We do not like the ‘retro’ expression, because we believe we don’t do retro design, but rather use concepts, ideas, proportions from our history and interpret them in a contemporary way. Many things have been done before, but there is no limit to what you can do re-combining or verifying the puzzle pieces. Our Concept Ninety or the R nineT follows this philosophy, and the public reaction was overwhelmingly positive.
We believe in the concept of segmentation. The segment defines the mindset. There will always be bikers who want the fastest, or most comfortable, or biggest, or most competitive bike. But there are people who reject this escalation of performance, they neglect all the electronics and sophistication within the bike culture. These may be people who are ‘non-bikers’ in a standard sense, but for whom bikes are part of or an accessory of a certain lifestyle. And not just these, but also young people who appreciate honest mechanics, because they grew up in a digital world, and this is simply a given, nothing to get excited about.
On his opinion of developments in large Asian motorcycle markets like India and China
The Indian, Chinese, etc. markets do not have a need to build motorcycles as Europeans or Japanese do, they simply do not have the customers for it. In India, they build 10 million motorbikes per year, yet all under 250cc, most under 150 cc. It is a need for mass mobility, it is not about riding a bike, or lifestyle, or something like that. As soon as people reach a certain wealth standard, they buy a small car. Infrastructure and safety are very different from what we know, and a bike as a luxury item is not a concept as of now. This may develop along with economy, and you can be sure that these economies will be very able to react to that fact. There are companies who already develop modern bikes with electronic injection, ABS, DOHC liquid-cooled engines etc. These bikes are still small sized, but the basics are already there.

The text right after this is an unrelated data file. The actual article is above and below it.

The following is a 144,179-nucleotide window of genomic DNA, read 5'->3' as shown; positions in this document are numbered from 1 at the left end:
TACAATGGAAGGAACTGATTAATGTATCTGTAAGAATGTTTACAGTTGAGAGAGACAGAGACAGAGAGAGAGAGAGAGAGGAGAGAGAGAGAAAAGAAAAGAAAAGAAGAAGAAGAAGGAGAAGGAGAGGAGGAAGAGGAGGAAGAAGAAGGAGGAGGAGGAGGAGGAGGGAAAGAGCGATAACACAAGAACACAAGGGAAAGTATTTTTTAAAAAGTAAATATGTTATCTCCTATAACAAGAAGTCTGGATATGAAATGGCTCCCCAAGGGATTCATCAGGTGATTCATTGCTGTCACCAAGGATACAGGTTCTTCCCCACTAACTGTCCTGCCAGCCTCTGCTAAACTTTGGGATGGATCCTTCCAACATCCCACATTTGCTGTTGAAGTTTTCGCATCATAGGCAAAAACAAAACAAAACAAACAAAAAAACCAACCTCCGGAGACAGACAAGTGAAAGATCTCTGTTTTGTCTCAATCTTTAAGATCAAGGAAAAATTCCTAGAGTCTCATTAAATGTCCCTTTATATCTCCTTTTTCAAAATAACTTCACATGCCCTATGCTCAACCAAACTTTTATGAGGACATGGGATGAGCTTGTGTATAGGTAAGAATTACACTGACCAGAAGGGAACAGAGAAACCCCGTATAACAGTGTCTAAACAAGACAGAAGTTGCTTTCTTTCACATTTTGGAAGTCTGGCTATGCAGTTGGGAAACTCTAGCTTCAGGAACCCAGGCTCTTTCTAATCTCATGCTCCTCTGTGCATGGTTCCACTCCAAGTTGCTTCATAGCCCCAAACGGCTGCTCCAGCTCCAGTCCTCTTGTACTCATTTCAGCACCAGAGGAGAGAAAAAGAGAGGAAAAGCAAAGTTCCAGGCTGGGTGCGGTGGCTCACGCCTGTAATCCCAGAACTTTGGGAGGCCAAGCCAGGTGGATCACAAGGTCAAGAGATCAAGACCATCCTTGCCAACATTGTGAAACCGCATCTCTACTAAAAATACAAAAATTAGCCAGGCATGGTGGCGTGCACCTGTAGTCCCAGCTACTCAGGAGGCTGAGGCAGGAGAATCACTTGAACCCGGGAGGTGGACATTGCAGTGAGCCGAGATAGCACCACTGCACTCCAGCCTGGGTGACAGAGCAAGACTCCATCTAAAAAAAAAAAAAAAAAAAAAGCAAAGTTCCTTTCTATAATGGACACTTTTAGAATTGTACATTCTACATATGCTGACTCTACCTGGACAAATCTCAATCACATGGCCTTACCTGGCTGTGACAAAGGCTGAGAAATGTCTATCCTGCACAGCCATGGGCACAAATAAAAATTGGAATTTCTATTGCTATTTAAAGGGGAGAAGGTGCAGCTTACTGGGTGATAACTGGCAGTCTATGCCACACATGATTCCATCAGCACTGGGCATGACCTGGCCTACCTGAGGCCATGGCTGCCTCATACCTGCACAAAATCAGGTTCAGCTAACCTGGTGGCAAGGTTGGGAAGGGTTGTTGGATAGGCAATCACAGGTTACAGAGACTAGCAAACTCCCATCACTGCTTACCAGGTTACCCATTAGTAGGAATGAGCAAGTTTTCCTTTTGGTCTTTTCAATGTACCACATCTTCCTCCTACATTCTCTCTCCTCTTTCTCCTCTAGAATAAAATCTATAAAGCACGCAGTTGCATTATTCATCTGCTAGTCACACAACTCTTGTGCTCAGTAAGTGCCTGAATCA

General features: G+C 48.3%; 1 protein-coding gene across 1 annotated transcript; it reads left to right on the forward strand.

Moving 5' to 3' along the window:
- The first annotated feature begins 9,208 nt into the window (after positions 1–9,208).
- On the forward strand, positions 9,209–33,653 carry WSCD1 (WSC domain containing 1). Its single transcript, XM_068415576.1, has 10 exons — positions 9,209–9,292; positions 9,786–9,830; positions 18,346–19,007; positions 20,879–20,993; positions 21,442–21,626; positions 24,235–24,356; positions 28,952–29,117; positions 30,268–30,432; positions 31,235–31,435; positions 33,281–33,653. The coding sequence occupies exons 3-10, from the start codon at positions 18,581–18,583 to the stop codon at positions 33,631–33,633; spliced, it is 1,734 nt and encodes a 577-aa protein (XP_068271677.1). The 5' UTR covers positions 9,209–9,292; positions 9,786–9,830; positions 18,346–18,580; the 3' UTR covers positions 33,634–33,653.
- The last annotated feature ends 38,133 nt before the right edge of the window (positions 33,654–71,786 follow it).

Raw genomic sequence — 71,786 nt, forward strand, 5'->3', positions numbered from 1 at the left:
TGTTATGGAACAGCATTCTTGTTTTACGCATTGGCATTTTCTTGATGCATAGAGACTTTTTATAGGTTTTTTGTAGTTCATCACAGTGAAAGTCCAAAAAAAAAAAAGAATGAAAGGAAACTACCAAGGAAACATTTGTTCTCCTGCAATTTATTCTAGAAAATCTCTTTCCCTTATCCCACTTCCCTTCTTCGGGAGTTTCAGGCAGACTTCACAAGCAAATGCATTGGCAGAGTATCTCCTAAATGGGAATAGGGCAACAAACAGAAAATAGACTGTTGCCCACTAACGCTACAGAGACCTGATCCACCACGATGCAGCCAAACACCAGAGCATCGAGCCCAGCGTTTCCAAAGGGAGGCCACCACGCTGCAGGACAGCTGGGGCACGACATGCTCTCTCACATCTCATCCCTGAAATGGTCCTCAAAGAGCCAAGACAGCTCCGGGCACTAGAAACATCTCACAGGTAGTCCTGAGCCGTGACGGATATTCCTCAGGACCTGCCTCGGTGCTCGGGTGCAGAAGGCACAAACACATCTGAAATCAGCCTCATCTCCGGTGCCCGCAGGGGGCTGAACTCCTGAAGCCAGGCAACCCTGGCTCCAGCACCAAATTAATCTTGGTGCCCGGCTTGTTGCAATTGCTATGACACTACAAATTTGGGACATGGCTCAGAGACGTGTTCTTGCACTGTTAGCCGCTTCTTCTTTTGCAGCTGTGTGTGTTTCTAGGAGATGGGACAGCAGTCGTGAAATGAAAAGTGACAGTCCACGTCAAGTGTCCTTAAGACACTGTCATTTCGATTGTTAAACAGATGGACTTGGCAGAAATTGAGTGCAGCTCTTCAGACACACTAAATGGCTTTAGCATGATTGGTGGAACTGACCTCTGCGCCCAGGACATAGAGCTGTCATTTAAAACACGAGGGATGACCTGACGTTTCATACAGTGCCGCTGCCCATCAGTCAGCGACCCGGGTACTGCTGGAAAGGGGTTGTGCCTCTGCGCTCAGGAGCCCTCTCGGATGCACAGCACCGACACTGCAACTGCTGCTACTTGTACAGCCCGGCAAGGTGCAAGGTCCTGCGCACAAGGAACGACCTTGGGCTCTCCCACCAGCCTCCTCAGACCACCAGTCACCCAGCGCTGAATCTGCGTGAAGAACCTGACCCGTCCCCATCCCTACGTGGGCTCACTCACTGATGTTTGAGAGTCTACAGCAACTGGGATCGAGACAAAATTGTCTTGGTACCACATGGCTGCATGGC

On how he thinks motorcycles will evolve over the next 10 years
The segmentation will extend, we will see sub-segments within the standard segments. For example, there will be performance roadsters, standard roadsters, and classic roadsters within the Roadster segment. Electric commuting will be on the rise, since the need for ‘green’ and ‘safety’ will always grow. Carbon footprint and parking space are issues in urban areas and will be addressed with appropriate vehicles. The design of these vehicles will follow different strategies, and the designers might use a different toolbox, since the packages are also way off from what we were used to. But there is no reason why these electric bikes should not be emotionally designed. An electric scooter does not need to look like coffee maker design, just because it speaks utility.
On the other hand, the ‘classic’ motorbike as a device for certain lifestyles will stay, be it in performance bikes, or in concepts where look and feel is more important than performance. All these options are valid and quite likely, as the motorbike will play a role in this highly regulated world, be it as a mode of escape, as a device to express your individuality, as being part of a certain group, or just enjoying an hour taming a beast.
We thank Edgar Heinrich for speaking to Faster and Faster and wish him all the best for his future work with BMW Motorrad!